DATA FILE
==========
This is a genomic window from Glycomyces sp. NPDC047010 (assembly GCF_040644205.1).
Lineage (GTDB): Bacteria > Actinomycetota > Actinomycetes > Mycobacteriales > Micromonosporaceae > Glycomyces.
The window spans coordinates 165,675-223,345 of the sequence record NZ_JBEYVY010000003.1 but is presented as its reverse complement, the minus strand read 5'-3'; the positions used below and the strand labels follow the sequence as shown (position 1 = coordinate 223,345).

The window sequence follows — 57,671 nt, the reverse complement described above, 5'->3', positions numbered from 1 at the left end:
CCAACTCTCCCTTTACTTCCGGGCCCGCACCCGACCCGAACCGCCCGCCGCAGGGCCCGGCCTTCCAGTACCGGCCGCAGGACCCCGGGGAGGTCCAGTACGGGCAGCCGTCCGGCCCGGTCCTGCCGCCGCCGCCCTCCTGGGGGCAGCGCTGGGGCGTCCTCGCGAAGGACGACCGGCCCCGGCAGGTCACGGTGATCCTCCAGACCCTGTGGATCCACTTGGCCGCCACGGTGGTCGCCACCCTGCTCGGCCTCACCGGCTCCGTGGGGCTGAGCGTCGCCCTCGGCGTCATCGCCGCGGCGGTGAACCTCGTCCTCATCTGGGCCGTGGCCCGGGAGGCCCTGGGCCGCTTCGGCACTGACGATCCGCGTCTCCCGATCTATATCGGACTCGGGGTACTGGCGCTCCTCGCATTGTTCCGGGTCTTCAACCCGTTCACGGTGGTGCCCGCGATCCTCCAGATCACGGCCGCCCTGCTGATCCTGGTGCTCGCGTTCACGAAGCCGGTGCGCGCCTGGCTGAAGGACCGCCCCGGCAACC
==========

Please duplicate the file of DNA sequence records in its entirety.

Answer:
This is a genomic window from Glycomyces sp. NPDC047010 (assembly GCF_040644205.1).
Lineage (GTDB): Bacteria > Actinomycetota > Actinomycetes > Mycobacteriales > Micromonosporaceae > Glycomyces.
The window spans coordinates 165,675-223,345 of the sequence record NZ_JBEYVY010000003.1 but is presented as its reverse complement, the minus strand read 5'-3'; the positions used below and the strand labels follow the sequence as shown (position 1 = coordinate 223,345).

The window sequence follows — 57,671 nt, the reverse complement described above, 5'->3', positions numbered from 1 at the left end:
CCAACTCTCCCTTTACTTCCGGGCCCGCACCCGACCCGAACCGCCCGCCGCAGGGCCCGGCCTTCCAGTACCGGCCGCAGGACCCCGGGGAGGTCCAGTACGGGCAGCCGTCCGGCCCGGTCCTGCCGCCGCCGCCCTCCTGGGGGCAGCGCTGGGGCGTCCTCGCGAAGGACGACCGGCCCCGGCAGGTCACGGTGATCCTCCAGACCCTGTGGATCCACTTGGCCGCCACGGTGGTCGCCACCCTGCTCGGCCTCACCGGCTCCGTGGGGCTGAGCGTCGCCCTCGGCGTCATCGCCGCGGCGGTGAACCTCGTCCTCATCTGGGCCGTGGCCCGGGAGGCCCTGGGCCGCTTCGGCACTGACGATCCGCGTCTCCCGATCTATATCGGACTCGGGGTACTGGCGCTCCTCGCATTGTTCCGGGTCTTCAACCCGTTCACGGTGGTGCCCGCGATCCTCCAGATCACGGCCGCCCTGCTGATCCTGGTGCTCGCGTTCACGAAGCCGGTGCGCGCCTGGCTGAAGGACCGCCCCGGCAACC